Skip to main content

Open Collection of Student Writing (OCSW)

Positive Effects of GMOs

A GMO is a genetically modified organism, whether it be a plant, animal, microorganism or any other organism whose genetics have been modified using recombinant DNA methods. This is also called gene splicing, gene modification or transgenic technology. This modification creates unstable combinations of plants, animals, and viral genes that do not occur in traditional crossbreeding methods. (nongmoproject)

GMOs were first introduced into the commercial American supermarkets in 1996. Since then, almost all of the processed food sold in the stores are GMO. These genetically modified crops produce more yield at a lesser cost, thus allowing for the farmers to save money on pesticides. This also helps with the environment, as harsh chemicals such as the weed killer, Roundup, aren’t being soaked into the soil. Some of these modified crops have their own pesticide or insecticide that have been spliced into them as well.

With all of these genetic modifications to our food, it begs the questions: how safe are these GMOs and are there risks to consuming them? A recent study done by the National Academies of Science, Engineering and Medicine, affirm that GMOs are, in fact, safe. In their research that spanned two years, over 900 studies and publications were examined by a team of 20+ scientists, researchers, agricultural and industry experts. These studies were of animals, allergy testing, North American and European health data and more. Based on the 20+ years of ata since GMOs were initially introduced, these researchers and scientists have deemed them safe. They found no substantial evidence of a difference in risks to human health between current commercially available genetically engineered crops and conventionally bred crops. (Forbes 2016)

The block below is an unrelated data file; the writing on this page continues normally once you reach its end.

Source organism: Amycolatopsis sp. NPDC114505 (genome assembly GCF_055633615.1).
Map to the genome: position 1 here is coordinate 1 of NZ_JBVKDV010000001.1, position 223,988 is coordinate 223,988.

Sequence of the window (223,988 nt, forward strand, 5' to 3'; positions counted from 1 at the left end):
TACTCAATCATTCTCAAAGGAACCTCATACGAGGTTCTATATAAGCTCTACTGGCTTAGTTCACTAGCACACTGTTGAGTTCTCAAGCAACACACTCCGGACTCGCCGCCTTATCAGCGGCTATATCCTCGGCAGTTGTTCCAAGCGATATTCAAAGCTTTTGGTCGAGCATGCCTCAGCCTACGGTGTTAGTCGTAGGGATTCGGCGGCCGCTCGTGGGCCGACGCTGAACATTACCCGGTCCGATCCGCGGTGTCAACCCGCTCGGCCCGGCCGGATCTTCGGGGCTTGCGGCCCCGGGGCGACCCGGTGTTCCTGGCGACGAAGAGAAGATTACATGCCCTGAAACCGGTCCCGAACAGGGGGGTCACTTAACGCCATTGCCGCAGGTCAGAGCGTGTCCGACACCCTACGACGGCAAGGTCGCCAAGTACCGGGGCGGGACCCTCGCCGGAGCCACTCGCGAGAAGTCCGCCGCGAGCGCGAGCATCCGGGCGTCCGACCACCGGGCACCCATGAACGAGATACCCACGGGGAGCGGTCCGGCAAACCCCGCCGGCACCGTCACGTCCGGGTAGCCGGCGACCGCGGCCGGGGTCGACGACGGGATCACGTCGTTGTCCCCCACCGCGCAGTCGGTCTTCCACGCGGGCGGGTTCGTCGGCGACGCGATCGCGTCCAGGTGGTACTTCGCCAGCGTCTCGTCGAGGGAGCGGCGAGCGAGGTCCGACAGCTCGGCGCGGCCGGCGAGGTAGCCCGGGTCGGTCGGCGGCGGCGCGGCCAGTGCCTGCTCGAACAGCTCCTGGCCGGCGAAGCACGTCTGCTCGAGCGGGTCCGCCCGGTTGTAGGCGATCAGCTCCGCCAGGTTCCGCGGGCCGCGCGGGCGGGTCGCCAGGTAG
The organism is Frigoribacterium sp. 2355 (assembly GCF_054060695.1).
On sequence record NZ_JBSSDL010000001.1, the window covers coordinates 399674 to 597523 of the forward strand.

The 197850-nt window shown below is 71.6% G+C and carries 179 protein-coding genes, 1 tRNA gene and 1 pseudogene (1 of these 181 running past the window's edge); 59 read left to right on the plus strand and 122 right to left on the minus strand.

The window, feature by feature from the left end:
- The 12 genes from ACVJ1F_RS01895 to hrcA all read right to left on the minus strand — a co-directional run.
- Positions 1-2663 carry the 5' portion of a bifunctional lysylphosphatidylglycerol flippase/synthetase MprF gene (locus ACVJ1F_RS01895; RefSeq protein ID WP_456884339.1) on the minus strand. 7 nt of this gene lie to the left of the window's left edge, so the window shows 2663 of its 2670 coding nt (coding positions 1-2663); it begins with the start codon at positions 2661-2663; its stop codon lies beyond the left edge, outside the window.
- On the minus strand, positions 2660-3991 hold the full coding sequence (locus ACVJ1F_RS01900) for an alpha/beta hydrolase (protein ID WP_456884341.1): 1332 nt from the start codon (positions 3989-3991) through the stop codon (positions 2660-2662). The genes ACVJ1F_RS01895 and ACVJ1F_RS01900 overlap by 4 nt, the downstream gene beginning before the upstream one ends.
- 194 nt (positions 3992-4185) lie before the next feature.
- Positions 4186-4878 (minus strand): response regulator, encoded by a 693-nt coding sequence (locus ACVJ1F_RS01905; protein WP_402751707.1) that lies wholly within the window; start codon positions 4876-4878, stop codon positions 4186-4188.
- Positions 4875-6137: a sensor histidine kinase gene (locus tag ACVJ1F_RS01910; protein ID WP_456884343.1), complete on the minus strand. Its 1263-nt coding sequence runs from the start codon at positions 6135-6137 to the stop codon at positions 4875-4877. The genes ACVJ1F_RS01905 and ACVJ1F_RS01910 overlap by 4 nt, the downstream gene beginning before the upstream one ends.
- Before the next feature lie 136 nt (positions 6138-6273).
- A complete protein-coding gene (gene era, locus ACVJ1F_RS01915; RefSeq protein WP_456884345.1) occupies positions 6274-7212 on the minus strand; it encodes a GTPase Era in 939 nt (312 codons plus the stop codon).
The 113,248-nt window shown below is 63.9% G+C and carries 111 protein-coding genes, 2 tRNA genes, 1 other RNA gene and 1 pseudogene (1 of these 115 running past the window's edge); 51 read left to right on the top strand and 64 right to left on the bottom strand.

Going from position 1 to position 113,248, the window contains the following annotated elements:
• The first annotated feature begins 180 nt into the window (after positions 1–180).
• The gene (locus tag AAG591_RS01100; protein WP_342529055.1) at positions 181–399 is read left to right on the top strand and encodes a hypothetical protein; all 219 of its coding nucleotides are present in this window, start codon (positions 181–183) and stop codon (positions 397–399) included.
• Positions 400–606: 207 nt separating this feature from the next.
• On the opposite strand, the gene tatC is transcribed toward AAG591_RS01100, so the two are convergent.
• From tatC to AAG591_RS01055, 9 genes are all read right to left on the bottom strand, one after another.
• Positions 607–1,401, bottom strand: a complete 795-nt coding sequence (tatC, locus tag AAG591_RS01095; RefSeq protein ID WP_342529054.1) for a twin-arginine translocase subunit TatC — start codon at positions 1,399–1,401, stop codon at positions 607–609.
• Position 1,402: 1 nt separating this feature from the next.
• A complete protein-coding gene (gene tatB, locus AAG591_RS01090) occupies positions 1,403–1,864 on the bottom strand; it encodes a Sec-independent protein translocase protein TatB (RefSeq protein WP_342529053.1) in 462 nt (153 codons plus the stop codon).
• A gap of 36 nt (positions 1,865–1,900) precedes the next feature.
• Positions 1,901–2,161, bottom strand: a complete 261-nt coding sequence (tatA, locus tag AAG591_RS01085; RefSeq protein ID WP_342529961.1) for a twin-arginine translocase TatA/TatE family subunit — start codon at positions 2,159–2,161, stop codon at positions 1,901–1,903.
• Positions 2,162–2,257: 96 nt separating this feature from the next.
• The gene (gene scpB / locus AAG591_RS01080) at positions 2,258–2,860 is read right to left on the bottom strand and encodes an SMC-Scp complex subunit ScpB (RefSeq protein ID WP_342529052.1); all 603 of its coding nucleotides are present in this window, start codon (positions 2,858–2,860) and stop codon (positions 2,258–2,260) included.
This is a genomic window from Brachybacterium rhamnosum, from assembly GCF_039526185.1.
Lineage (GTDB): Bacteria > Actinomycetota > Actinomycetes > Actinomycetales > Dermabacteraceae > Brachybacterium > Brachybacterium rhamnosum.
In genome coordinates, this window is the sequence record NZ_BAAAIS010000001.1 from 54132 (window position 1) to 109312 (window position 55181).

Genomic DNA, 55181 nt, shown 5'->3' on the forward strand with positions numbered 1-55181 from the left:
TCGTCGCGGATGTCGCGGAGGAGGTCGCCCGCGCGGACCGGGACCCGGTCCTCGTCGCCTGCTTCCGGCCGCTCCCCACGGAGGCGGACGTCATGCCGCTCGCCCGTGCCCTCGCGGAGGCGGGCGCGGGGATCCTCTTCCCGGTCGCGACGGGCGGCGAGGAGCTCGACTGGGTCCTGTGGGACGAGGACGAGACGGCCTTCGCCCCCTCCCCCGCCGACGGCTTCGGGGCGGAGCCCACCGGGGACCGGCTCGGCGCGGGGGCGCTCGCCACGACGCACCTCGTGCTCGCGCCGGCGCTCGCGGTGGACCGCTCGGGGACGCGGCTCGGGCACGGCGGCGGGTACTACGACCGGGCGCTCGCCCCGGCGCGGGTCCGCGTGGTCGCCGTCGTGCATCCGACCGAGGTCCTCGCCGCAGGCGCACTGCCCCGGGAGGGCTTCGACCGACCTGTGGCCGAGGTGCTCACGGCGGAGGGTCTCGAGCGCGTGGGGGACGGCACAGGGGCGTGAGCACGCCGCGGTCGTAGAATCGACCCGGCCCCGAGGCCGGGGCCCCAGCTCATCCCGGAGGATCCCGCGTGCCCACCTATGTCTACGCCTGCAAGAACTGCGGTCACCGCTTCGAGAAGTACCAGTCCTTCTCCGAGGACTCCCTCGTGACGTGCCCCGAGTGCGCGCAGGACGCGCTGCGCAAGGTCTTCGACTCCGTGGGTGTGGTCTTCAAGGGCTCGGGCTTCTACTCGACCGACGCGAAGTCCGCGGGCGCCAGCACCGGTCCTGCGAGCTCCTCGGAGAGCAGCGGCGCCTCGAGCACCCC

If GMOs are viewed as safe for human consumption, why is here such a concern about food allergies increasing? “There is concern that GM foods pose an allergy risk. Currently the list of GM food products intersect with the eight most common food allergens: eggs, milk, fish, peanuts, shellfish, soy, tree nuts, and wheat.” (geneticliteractyproject 2017) While that may be true, these crops also go through vigorous testing to make sure that they are completely safe. The same researches from the aforementioned study also proved that there was “no connection between these foods and an increase in allergies.” (allianceforscience 2016) So basically, GMO food and organic foods are essentially the same in nutritional value. The only difference is the price that is paid for the organic foods.

However, the United States currently does not have a law in place that requires a label on the genetically modified food. Approximately 70-80% of all of the processed food in the United States has at least one by product of a genetically modified plant, the most common being soy. “There are initiatives afoot to require food manufacturers to provide clear labeling on processed food products that contain genetically modified ingredients. This would make it easier for people with allergies to avoid foods that might pose a danger to them, and it would allow those who oppose genetically modified foods to opt out of buying them.” (learn.genetics.utah 2013)

Recently, the FDA approved bruise-free potatoes as well as apples that don’t brown, to be sold commercially. These go along with canola, cotton, alfalfa, summer squash, corn, papaya and sugar beets. Let’s look at each one of these crops in detail.

Corn: This is the largest crop in the United States and is used in high fructose corn syrup and corn starch, but is mainly used as food for livestock. Currently there are 33 genetically modified varieties.

Soybeans: This is the second largest crop and is used to feed livestock as well. Soybean oil accounts for 61% of American’s vegetable oil. Soy lecithin is used in a lot of processed foods as well as dark chocolate bars and candy. There are currently 20 genetically modified varieties.